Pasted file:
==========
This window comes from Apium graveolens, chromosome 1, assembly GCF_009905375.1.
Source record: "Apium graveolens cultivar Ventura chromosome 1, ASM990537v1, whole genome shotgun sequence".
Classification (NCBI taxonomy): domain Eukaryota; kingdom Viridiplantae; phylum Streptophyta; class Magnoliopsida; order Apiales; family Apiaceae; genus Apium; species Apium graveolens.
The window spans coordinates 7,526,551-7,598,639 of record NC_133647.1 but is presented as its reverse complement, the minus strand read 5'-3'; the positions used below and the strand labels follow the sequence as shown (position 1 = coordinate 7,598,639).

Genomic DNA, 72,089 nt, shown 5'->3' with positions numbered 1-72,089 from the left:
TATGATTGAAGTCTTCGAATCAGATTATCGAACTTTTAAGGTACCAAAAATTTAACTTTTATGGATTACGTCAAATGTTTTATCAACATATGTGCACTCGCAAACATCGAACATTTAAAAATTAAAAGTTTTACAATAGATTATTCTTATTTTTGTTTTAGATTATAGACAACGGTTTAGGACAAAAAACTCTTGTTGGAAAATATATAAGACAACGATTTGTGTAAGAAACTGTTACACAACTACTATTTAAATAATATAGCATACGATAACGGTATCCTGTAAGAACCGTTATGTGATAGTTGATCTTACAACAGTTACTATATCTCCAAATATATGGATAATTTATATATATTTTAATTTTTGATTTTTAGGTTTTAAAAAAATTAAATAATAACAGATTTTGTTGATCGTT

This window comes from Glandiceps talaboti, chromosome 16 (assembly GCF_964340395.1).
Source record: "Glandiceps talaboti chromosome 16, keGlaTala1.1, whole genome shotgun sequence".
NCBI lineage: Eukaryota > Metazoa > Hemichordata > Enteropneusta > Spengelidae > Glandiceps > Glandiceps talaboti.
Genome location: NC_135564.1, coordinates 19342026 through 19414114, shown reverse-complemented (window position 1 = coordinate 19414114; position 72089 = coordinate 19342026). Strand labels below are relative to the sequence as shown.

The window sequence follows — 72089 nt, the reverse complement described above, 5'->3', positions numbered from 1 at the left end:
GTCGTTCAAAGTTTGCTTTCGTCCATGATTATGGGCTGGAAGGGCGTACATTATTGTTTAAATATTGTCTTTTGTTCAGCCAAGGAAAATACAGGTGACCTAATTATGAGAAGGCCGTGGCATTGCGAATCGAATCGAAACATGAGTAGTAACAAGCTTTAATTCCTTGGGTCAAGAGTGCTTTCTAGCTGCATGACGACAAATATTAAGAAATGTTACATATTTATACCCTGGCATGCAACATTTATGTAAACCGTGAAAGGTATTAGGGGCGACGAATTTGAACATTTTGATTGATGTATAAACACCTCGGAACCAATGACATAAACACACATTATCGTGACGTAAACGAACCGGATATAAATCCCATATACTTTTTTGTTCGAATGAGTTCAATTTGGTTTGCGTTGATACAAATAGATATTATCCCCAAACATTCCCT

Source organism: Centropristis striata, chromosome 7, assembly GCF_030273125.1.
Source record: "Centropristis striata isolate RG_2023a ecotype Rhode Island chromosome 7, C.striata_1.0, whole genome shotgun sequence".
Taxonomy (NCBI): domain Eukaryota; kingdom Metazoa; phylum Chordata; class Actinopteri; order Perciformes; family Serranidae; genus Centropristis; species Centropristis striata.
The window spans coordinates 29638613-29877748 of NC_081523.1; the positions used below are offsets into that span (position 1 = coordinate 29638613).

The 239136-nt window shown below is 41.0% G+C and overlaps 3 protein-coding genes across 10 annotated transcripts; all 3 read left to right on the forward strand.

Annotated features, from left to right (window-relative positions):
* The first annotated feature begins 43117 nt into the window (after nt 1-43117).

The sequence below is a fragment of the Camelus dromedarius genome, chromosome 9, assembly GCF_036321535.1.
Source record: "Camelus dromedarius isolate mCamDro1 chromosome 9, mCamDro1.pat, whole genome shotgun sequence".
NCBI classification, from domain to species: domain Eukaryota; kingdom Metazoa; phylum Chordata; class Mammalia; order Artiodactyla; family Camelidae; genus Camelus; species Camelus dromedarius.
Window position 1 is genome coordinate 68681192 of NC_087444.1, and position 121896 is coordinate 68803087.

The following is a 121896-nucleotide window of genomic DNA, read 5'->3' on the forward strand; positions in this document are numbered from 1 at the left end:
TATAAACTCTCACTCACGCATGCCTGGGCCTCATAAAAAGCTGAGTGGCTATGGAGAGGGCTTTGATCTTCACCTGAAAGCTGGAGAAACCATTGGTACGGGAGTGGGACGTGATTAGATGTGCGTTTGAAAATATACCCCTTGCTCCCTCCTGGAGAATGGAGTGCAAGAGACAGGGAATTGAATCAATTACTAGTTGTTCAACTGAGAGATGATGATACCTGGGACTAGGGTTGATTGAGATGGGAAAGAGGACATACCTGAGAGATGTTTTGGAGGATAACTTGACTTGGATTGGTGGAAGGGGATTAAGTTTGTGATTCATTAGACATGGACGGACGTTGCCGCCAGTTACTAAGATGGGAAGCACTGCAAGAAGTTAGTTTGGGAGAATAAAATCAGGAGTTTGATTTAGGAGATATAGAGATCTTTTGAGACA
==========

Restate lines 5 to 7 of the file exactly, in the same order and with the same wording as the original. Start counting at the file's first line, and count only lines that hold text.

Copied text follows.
Genomic DNA, 72,089 nt, shown 5'->3' with positions numbered 1-72,089 from the left:
TATGATTGAAGTCTTCGAATCAGATTATCGAACTTTTAAGGTACCAAAAATTTAACTTTTATGGATTACGTCAAATGTTTTATCAACATATGTGCACTCGCAAACATCGAACATTTAAAAATTAAAAGTTTTACAATAGATTATTCTTATTTTTGTTTTAGATTATAGACAACGGTTTAGGACAAAAAACTCTTGTTGGAAAATATATAAGACAACGATTTGTGTAAGAAACTGTTACACAACTACTATTTAAATAATATAGCATACGATAACGGTATCCTGTAAGAACCGTTATGTGATAGTTGATCTTACAACAGTTACTATATCTCCAAATATATGGATAATTTATATATATTTTAATTTTTGATTTTTAGGTTTTAAAAAAATTAAATAATAACAGATTTTGTTGATCGTT

This window comes from Glandiceps talaboti, chromosome 16 (assembly GCF_964340395.1).